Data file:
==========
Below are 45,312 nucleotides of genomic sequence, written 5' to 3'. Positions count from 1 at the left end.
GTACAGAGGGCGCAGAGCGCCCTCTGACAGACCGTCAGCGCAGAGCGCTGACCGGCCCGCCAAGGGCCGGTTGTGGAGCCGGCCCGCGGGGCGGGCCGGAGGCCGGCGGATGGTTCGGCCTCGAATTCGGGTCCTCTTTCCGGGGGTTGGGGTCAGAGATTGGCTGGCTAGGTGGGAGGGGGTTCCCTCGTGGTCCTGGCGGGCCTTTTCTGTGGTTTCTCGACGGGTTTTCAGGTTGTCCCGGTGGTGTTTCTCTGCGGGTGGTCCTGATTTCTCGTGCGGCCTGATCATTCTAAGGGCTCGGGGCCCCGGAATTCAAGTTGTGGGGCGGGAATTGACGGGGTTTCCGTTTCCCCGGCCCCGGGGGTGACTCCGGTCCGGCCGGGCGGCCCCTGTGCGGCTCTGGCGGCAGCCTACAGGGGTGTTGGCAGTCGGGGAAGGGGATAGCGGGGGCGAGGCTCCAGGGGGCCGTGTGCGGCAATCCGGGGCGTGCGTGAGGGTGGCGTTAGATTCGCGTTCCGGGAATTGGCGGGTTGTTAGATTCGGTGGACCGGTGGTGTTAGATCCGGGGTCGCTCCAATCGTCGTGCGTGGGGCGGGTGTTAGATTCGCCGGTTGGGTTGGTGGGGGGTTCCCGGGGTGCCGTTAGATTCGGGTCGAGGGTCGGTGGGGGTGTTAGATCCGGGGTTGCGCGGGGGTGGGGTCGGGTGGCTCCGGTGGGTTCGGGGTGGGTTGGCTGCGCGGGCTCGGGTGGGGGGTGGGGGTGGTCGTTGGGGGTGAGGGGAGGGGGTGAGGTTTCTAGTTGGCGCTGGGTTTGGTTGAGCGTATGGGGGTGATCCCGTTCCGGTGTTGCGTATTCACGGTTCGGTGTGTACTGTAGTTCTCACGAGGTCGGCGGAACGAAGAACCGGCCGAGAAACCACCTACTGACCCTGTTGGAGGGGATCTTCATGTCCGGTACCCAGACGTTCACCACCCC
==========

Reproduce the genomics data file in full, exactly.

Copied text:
Below are 45,312 nucleotides of genomic sequence, written 5' to 3'. Positions count from 1 at the left end.
GTACAGAGGGCGCAGAGCGCCCTCTGACAGACCGTCAGCGCAGAGCGCTGACCGGCCCGCCAAGGGCCGGTTGTGGAGCCGGCCCGCGGGGCGGGCCGGAGGCCGGCGGATGGTTCGGCCTCGAATTCGGGTCCTCTTTCCGGGGGTTGGGGTCAGAGATTGGCTGGCTAGGTGGGAGGGGGTTCCCTCGTGGTCCTGGCGGGCCTTTTCTGTGGTTTCTCGACGGGTTTTCAGGTTGTCCCGGTGGTGTTTCTCTGCGGGTGGTCCTGATTTCTCGTGCGGCCTGATCATTCTAAGGGCTCGGGGCCCCGGAATTCAAGTTGTGGGGCGGGAATTGACGGGGTTTCCGTTTCCCCGGCCCCGGGGGTGACTCCGGTCCGGCCGGGCGGCCCCTGTGCGGCTCTGGCGGCAGCCTACAGGGGTGTTGGCAGTCGGGGAAGGGGATAGCGGGGGCGAGGCTCCAGGGGGCCGTGTGCGGCAATCCGGGGCGTGCGTGAGGGTGGCGTTAGATTCGCGTTCCGGGAATTGGCGGGTTGTTAGATTCGGTGGACCGGTGGTGTTAGATCCGGGGTCGCTCCAATCGTCGTGCGTGGGGCGGGTGTTAGATTCGCCGGTTGGGTTGGTGGGGGGTTCCCGGGGTGCCGTTAGATTCGGGTCGAGGGTCGGTGGGGGTGTTAGATCCGGGGTTGCGCGGGGGTGGGGTCGGGTGGCTCCGGTGGGTTCGGGGTGGGTTGGCTGCGCGGGCTCGGGTGGGGGGTGGGGGTGGTCGTTGGGGGTGAGGGGAGGGGGTGAGGTTTCTAGTTGGCGCTGGGTTTGGTTGAGCGTATGGGGGTGATCCCGTTCCGGTGTTGCGTATTCACGGTTCGGTGTGTACTGTAGTTCTCACGAGGTCGGCGGAACGAAGAACCGGCCGAGAAACCACCTACTGACCCTGTTGGAGGGGATCTTCATGTCCGGTACCCAGACGTTCACCACCCC